The Very Best Sci-Fi Movies Of the 1980s

The 1980s was, in short, an incredible time for science fiction. The craftsmen behind practical effects were at the top of their game, and many of these movies feature some of the best visual effects seen on film, all of which are used to help tell stories that still resonate today, covering topics ranging from corporatization and militarization of the police to the effects of climate change, that seemed like good sci-fi fodder than and feel only too relevant today. Others are fun, memorable romps that take the characters through time, facing off against aliens and coming face to face with the dangers of unethical science gone wrong.

20. Starman (1984)

What genre can’t John Carpenter pull a classic out of? Action, slashers, sci-fi horror, and now romance. The 1980s’ many different stories of alien contact feel like they could almost take place on the same earth, like a proto Cinematic Universe. While the Last Star Fighter is happening in California, Starman is taking place much more quietly in Wisconsin. An alien craft is shot down by the military, bringing an alien being made of light into contact with a woman named Jenny. He takes the form of her late husband, and the two set off–Jenny unwillingly at first–on a journey to get him to a rendezvous with his kind. The two have a bunch of close calls, during which they form a bond and fall in love, leaving Jenny pregnant with a son as the alien ascends into the sky. While so many of the stories in this list are about monsters, death, and combat, this is a simple love story made memorable thanks to strong performances from its leads, Jeff Bridges and Karen Allen.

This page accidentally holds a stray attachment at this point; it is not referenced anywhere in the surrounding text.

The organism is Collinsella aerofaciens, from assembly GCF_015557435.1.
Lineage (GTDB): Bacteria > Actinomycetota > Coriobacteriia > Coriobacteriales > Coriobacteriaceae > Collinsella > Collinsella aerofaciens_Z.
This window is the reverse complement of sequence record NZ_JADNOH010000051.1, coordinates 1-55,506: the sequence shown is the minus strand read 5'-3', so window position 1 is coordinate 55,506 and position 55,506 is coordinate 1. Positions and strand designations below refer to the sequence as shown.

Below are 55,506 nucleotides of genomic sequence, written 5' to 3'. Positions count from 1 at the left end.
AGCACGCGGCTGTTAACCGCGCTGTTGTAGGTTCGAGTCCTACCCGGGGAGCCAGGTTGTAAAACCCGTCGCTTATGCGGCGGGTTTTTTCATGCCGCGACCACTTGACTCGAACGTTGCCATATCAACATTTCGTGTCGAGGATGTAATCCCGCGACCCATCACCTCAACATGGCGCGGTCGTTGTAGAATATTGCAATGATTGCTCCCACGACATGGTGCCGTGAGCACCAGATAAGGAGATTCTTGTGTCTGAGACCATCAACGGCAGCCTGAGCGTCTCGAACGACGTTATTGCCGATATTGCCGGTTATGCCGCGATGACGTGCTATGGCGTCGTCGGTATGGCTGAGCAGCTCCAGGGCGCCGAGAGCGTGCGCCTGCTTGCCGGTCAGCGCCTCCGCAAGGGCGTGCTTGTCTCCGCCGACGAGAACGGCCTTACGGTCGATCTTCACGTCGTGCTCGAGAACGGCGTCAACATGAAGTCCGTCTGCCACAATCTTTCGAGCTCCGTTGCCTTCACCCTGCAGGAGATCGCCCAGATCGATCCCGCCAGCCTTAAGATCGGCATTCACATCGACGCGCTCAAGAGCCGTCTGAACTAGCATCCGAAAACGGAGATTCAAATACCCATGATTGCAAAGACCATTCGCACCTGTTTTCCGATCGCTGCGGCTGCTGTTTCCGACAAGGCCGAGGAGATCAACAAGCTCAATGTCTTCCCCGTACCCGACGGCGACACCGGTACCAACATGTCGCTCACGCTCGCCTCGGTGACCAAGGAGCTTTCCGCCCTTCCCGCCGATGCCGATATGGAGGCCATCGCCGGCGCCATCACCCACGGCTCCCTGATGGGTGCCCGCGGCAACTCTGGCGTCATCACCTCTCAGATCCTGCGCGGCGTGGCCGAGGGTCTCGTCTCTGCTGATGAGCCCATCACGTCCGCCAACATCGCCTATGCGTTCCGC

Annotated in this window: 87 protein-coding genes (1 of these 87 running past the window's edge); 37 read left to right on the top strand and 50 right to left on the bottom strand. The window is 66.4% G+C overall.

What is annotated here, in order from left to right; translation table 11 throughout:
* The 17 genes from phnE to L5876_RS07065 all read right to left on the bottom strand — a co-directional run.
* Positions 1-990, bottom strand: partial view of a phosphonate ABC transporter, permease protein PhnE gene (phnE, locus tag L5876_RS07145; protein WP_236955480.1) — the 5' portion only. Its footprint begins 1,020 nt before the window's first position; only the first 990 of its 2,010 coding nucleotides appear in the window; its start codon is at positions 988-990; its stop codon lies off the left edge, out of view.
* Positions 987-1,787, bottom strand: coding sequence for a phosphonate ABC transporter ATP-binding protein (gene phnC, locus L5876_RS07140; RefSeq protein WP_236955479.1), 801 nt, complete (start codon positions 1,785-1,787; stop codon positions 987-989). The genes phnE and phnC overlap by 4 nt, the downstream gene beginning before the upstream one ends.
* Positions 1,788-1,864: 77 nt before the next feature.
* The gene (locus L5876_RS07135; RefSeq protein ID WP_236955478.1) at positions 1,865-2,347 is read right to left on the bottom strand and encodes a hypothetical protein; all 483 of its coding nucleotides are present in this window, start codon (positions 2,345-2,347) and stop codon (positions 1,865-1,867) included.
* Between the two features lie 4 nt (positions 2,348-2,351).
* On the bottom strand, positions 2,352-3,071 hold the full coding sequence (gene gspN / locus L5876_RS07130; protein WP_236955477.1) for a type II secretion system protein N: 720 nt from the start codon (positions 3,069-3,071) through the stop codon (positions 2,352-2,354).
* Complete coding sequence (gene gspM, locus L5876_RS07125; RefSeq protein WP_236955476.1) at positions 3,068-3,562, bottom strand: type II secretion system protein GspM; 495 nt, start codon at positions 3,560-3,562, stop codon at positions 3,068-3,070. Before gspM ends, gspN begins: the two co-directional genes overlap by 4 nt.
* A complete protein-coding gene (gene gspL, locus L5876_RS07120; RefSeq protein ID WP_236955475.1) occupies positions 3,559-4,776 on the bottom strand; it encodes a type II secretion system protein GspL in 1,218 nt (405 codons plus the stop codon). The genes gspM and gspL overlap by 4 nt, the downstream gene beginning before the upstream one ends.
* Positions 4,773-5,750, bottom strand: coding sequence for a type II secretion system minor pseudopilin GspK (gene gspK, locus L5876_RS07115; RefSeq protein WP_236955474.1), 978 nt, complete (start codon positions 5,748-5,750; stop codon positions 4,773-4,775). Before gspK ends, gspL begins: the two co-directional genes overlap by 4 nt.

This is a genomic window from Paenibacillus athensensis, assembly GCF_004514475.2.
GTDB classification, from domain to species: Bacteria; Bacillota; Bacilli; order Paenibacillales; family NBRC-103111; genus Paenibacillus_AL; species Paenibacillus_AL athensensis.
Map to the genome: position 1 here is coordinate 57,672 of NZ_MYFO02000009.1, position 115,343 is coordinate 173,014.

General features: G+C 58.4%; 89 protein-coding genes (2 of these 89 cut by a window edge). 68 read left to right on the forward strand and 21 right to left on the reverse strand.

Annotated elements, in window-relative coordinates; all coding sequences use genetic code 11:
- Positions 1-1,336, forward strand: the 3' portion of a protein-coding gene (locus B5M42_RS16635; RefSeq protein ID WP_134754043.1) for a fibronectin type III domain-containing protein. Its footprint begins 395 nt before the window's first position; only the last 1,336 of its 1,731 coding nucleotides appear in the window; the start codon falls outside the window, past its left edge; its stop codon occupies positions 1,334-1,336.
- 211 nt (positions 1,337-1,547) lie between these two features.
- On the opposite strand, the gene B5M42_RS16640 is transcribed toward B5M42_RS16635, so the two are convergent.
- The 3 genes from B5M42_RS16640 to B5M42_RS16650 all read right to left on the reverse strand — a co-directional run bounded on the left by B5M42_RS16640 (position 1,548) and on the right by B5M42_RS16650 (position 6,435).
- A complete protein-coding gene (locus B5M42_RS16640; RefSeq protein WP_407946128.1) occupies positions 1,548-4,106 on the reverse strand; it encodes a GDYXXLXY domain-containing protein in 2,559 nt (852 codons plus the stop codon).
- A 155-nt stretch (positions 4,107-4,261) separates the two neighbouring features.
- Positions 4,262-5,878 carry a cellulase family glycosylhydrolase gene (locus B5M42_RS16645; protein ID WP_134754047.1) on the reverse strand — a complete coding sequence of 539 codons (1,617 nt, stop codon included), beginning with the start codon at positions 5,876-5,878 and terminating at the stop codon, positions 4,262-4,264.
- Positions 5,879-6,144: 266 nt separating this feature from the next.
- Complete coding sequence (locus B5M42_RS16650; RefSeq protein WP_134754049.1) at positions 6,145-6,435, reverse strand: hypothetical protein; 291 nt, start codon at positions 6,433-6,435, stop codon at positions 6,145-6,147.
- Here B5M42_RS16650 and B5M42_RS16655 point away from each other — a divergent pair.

19. Flight of the Navigator (1986)

Flight of the Navigator is a fun, sweet movie about a young boy named David who takes a fall in the woods, only to find himself transported eight years into the future, from 1978 to 1986. As he undergoes tests in the hospital, a voice calls out to him. The voice belongs to an alien spacecraft, and the two go on an adventure to get David back home to his family. Flight of the Navigator looks a bit cheesy now, but it stands out as one of the first movies to use extensive CGI effects and one of the first to use an entirely electronic score. The story is a small, intimate one about family and memory, but the movie drops all kinds of hints of a greater universe out there. It’s a quintessential ’80s Disney live-action movie.

18. The Adventures of Buckaroo Banzai Across the 8th Dimension (1984)

Peter Weller plays the part of adventurer and brain surgeon Buckaroo Banzai. With the help of his rock band/crime-fighting team, he must stop aliens from the 8th Dimension, led by John Bigbooté, from invading Earth. Buckaroo Banzai is cheesy and silly, but it constantly puts fun at the forefront and it shows in every shot. This is a one-shot story about a legendary hero, but years before mainstream movie viewers were getting acquainted with the idea of lore, this movie was already playing with the idea of ongoing movie series and deep character histories, making it a tongue-in-cheek adventure with a goofy sense of humor perfect for any sci-fi fan.